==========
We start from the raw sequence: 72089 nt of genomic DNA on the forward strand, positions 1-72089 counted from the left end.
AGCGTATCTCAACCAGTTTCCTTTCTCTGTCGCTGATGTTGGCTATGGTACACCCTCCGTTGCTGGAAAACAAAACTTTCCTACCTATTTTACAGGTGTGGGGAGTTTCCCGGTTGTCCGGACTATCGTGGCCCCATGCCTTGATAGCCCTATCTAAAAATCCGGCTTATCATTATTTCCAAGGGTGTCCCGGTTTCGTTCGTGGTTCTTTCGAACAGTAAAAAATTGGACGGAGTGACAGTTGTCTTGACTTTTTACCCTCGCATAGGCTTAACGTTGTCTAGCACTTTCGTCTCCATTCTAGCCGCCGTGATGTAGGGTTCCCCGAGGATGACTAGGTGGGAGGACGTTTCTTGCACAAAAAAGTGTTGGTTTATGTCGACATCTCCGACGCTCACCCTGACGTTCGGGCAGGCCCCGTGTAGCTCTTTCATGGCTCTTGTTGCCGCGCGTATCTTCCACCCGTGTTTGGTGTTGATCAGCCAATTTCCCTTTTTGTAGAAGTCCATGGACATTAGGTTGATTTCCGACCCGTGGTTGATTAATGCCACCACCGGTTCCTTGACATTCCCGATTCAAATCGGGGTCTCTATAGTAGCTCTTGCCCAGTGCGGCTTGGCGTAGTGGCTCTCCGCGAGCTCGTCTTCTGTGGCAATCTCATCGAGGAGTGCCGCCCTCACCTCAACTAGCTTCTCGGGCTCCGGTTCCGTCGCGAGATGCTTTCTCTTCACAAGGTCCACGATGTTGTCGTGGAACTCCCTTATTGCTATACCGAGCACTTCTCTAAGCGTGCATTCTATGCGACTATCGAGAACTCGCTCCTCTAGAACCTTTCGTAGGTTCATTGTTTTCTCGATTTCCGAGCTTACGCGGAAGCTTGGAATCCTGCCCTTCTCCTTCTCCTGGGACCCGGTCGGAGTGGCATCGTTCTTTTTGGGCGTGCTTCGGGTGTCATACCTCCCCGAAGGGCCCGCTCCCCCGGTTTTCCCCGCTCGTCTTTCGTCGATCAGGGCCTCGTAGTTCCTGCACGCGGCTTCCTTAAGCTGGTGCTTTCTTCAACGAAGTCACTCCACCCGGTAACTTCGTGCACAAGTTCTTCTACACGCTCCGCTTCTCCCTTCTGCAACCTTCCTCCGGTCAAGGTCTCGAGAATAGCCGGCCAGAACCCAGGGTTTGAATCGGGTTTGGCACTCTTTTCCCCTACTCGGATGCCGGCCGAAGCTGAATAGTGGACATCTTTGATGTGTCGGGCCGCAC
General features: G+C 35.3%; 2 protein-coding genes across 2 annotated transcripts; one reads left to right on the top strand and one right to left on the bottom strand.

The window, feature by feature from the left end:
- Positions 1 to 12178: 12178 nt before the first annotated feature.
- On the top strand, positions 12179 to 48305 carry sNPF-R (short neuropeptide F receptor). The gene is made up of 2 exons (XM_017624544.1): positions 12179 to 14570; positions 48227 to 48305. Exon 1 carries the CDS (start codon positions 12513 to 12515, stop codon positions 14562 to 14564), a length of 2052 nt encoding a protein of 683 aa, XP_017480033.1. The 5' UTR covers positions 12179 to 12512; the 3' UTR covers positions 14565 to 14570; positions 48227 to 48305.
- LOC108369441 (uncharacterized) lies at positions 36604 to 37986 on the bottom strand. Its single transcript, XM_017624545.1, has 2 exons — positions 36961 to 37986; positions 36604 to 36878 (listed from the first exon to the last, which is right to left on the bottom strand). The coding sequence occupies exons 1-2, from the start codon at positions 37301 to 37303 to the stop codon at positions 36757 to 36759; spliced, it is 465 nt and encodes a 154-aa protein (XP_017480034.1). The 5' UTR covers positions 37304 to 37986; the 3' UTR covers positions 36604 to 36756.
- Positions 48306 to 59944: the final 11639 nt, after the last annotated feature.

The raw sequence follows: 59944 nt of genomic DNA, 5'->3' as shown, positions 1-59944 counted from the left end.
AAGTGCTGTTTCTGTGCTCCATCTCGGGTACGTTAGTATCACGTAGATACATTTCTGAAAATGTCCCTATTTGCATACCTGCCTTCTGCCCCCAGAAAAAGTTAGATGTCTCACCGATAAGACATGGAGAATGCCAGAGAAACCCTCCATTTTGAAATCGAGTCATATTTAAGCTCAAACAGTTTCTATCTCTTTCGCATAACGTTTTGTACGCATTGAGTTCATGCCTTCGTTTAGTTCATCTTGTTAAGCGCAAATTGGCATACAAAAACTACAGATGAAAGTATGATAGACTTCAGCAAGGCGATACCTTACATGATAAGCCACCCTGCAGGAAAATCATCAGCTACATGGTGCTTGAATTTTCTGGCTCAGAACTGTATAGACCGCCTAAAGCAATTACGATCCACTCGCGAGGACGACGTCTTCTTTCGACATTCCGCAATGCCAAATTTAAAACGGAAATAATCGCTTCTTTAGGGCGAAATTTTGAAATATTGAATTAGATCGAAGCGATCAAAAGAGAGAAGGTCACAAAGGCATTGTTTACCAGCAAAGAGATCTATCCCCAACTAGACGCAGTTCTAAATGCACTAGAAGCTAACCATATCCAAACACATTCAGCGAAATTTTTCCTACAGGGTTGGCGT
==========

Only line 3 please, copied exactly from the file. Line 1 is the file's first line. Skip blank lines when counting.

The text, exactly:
General features: G+C 35.3%; 2 protein-coding genes across 2 annotated transcripts; one reads left to right on the top strand and one right to left on the bottom strand.